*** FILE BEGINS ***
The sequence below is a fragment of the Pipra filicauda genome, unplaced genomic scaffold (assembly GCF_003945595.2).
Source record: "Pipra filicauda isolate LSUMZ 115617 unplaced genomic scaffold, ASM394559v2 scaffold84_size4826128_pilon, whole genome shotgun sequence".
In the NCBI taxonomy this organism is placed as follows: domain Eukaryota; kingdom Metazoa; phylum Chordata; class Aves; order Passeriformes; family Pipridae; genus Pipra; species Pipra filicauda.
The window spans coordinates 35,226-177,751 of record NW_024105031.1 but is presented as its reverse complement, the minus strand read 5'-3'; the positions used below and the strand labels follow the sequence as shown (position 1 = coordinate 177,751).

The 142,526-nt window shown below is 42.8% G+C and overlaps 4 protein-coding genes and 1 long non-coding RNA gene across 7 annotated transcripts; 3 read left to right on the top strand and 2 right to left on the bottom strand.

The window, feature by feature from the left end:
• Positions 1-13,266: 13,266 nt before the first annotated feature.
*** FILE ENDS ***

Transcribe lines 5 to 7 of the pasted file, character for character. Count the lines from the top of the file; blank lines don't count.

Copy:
The 142,526-nt window shown below is 42.8% G+C and overlaps 4 protein-coding genes and 1 long non-coding RNA gene across 7 annotated transcripts; 3 read left to right on the top strand and 2 right to left on the bottom strand.

The window, feature by feature from the left end:
• Positions 1-13,266: 13,266 nt before the first annotated feature.